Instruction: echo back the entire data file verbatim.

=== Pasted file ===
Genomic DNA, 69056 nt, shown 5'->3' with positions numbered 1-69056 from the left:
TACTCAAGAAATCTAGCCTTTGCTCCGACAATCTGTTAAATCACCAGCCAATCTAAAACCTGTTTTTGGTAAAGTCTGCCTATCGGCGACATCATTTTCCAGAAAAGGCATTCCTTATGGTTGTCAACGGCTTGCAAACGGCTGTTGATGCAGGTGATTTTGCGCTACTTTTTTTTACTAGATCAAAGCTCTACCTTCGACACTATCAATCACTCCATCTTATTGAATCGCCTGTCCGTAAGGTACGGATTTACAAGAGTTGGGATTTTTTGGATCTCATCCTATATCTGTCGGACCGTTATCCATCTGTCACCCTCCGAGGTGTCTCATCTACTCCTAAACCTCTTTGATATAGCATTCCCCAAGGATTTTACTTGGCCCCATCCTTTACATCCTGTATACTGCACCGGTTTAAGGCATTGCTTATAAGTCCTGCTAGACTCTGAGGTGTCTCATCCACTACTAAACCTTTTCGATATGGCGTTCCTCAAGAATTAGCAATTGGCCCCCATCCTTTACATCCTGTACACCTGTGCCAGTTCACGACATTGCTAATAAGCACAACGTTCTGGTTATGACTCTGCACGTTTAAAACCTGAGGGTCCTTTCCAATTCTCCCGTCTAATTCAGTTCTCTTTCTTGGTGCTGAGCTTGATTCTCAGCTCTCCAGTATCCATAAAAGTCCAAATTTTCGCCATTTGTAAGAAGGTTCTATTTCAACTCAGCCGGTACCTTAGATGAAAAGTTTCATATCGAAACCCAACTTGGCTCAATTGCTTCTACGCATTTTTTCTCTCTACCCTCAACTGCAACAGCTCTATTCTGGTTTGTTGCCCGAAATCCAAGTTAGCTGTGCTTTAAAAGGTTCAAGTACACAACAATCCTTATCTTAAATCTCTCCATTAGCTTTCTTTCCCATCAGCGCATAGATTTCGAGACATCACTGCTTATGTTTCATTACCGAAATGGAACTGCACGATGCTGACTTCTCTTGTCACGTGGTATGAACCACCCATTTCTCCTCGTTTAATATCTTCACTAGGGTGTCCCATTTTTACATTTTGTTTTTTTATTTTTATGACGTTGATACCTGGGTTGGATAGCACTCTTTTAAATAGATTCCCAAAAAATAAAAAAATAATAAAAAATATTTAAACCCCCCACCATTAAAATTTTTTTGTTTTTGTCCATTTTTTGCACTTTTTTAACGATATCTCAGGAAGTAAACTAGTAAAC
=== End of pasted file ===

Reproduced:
Genomic DNA, 69056 nt, shown 5'->3' with positions numbered 1-69056 from the left:
TACTCAAGAAATCTAGCCTTTGCTCCGACAATCTGTTAAATCACCAGCCAATCTAAAACCTGTTTTTGGTAAAGTCTGCCTATCGGCGACATCATTTTCCAGAAAAGGCATTCCTTATGGTTGTCAACGGCTTGCAAACGGCTGTTGATGCAGGTGATTTTGCGCTACTTTTTTTTACTAGATCAAAGCTCTACCTTCGACACTATCAATCACTCCATCTTATTGAATCGCCTGTCCGTAAGGTACGGATTTACAAGAGTTGGGATTTTTTGGATCTCATCCTATATCTGTCGGACCGTTATCCATCTGTCACCCTCCGAGGTGTCTCATCTACTCCTAAACCTCTTTGATATAGCATTCCCCAAGGATTTTACTTGGCCCCATCCTTTACATCCTGTATACTGCACCGGTTTAAGGCATTGCTTATAAGTCCTGCTAGACTCTGAGGTGTCTCATCCACTACTAAACCTTTTCGATATGGCGTTCCTCAAGAATTAGCAATTGGCCCCCATCCTTTACATCCTGTACACCTGTGCCAGTTCACGACATTGCTAATAAGCACAACGTTCTGGTTATGACTCTGCACGTTTAAAACCTGAGGGTCCTTTCCAATTCTCCCGTCTAATTCAGTTCTCTTTCTTGGTGCTGAGCTTGATTCTCAGCTCTCCAGTATCCATAAAAGTCCAAATTTTCGCCATTTGTAAGAAGGTTCTATTTCAACTCAGCCGGTACCTTAGATGAAAAGTTTCATATCGAAACCCAACTTGGCTCAATTGCTTCTACGCATTTTTTCTCTCTACCCTCAACTGCAACAGCTCTATTCTGGTTTGTTGCCCGAAATCCAAGTTAGCTGTGCTTTAAAAGGTTCAAGTACACAACAATCCTTATCTTAAATCTCTCCATTAGCTTTCTTTCCCATCAGCGCATAGATTTCGAGACATCACTGCTTATGTTTCATTACCGAAATGGAACTGCACGATGCTGACTTCTCTTGTCACGTGGTATGAACCACCCATTTCTCCTCGTTTAATATCTTCACTAGGGTGTCCCATTTTTACATTTTGTTTTTTTATTTTTATGACGTTGATACCTGGGTTGGATAGCACTCTTTTAAATAGATTCCCAAAAAATAAAAAAATAATAAAAAATATTTAAACCCCCCACCATTAAAATTTTTTTGTTTTTGTCCATTTTTTGCACTTTTTTAACGATATCTCAGGAAGTAAACTAGTAAAC